SEATTLE — Malawi’s misuse of aid is notorious. The sheer size of scandals in the country over the last few years is a testament to that. In 2011, aid to Malawi was stopped because a private jet for the president’s personal use was purchased using about £8 million of funds provided by multilateral institutions such as the World Bank.
In 2014, a scandal that came to be known as Cashgate erupted. Members of former Malawi president Joyce Banda’s cabinet had been caught misappropriating financial development funds for the sake of personal profit. The amount lost came to $45 million.
The EU and the U.S., two of the largest donors of aid to Malawi, have raised questions about Malawi’s abuse of aid. The U.K., in a sign of resilience against the 2011 incident, decided to cut aid to Malawi. The result was turmoil, as stability was held together by aid. Fuel shortages led to civil unrest, which was violently put down–an action that resulted in the U.S. pulling aid as well.
Urban areas in Malawi have been seen improvement. However, on the whole inequality in Malawi seems to be getting worse, with most of Malawi’s poverty seen in rural areas. It is easy to attribute corruption and the disparity between the rich and poor in Malawi to greed, but a more thoughtful analysis shows that aid may not necessarily go where it needs to go. In Malawi’s case, funding primarily goes to urban areas and not rural villages.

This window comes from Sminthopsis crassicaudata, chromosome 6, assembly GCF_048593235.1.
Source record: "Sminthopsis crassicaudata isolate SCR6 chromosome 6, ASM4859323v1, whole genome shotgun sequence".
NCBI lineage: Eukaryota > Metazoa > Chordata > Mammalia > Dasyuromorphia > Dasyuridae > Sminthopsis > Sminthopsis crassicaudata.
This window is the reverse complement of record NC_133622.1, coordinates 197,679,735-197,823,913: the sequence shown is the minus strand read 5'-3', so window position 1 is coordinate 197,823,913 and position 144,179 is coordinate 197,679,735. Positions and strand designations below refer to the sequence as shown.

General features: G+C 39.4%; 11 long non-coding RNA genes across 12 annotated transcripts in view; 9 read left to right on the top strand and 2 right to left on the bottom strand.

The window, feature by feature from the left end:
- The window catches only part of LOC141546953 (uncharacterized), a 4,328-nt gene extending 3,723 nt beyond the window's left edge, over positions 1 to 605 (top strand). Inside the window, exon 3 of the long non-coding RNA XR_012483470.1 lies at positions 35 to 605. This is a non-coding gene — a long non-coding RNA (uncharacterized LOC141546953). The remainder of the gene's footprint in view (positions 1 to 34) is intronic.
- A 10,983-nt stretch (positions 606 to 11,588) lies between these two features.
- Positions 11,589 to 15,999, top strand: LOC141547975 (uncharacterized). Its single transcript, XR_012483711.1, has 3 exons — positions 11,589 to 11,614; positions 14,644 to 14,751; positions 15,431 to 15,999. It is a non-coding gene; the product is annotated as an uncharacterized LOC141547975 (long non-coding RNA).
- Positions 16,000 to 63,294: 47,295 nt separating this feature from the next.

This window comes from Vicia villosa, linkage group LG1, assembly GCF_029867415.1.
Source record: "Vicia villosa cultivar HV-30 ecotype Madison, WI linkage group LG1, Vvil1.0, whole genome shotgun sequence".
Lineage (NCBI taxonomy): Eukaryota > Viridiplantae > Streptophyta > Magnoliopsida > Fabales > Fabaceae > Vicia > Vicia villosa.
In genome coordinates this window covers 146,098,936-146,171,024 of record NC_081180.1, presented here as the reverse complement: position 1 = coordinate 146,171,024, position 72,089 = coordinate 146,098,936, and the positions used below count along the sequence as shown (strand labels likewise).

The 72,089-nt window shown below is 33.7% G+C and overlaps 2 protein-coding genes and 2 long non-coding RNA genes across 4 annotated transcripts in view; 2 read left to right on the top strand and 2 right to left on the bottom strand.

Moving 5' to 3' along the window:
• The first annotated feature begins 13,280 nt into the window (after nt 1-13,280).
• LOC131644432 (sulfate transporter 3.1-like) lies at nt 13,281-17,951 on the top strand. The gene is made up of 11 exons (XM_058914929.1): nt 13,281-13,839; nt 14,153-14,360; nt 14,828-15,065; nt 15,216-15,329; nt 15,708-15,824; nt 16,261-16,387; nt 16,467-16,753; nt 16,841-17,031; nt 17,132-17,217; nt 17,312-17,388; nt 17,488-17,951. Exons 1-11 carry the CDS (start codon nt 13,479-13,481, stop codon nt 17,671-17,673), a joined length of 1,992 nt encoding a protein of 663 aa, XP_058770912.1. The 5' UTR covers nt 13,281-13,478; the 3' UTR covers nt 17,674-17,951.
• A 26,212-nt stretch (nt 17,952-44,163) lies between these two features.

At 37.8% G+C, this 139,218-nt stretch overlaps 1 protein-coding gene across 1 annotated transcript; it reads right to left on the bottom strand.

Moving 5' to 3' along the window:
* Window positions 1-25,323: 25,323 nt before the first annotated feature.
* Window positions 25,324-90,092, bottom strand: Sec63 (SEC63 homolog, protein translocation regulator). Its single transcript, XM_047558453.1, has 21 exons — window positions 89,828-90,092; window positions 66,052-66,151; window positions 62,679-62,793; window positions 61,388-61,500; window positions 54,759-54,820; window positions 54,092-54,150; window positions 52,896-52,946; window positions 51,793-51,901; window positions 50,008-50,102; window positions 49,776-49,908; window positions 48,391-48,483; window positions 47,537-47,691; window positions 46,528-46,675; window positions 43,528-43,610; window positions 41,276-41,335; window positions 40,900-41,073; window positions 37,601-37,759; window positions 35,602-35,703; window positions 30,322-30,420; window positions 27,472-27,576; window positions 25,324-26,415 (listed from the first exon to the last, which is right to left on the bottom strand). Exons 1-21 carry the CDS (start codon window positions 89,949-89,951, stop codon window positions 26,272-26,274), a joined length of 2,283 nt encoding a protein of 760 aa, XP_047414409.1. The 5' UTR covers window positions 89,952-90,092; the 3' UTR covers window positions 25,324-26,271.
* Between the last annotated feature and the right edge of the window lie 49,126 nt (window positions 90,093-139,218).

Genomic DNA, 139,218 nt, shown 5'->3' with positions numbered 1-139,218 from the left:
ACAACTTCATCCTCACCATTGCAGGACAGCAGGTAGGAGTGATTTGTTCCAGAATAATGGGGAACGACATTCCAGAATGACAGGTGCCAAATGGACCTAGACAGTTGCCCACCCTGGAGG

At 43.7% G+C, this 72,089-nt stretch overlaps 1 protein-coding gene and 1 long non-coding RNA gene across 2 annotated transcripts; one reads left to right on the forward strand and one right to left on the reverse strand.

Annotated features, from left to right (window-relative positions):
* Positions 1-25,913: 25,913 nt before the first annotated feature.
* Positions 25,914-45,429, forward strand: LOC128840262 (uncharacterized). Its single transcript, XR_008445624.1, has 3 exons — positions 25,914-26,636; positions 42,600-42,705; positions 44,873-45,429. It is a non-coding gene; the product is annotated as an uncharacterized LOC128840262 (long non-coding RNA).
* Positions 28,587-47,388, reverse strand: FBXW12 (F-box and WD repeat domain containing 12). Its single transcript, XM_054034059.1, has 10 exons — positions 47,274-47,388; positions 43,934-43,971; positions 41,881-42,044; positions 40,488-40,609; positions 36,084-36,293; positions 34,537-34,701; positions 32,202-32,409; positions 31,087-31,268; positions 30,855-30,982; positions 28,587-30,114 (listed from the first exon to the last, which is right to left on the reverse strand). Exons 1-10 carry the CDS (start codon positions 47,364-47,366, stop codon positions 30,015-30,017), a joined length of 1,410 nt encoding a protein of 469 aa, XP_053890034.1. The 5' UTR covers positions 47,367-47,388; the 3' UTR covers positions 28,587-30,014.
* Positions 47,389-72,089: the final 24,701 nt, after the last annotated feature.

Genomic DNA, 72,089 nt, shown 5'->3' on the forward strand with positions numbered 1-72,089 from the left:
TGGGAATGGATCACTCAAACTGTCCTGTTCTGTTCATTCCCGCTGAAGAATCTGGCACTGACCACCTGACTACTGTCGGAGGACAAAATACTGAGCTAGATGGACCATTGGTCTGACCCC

Village X Tackles Poverty in Malawi with Innovative Methods
Michael Buckler, the CEO of Village X, a nonprofit organization, talked to The Borgen Project about a new way of work around Malawi’s misuse of aid. He explained that while corruption is rampant, the solution is easy to get around. Rather than going through the government, why not go through the tribes and villages?
Based on research done by Dr. Kate Baldwin of Yale University on traditional chiefs being more accountable and more present than elected officials, Buckler set off on an experiment after quitting his job at a law firm.
“We went to… Malawi to figure out whether the model could work there or not, whether villages were interested in it or not, with outsiders coming in and crowd raising funding for their development projects and whether they were willing to provide some of their own money for the impact and how we were going to track impact,” Buckler explained. His experiment has turned into an organization that helps fund more than 30 villages, each with a population of at least 1,000 people.
By providing aid directly to villages to develop ideas selected by group consensus of the village, Village X’s impact is a more democratic way of approaching the issue of poverty. In Buckler’s eyes, the traditional NGO methods of addressing a particular issue often do not work because most NGOs fail to consider the ecosystem surrounding the issue.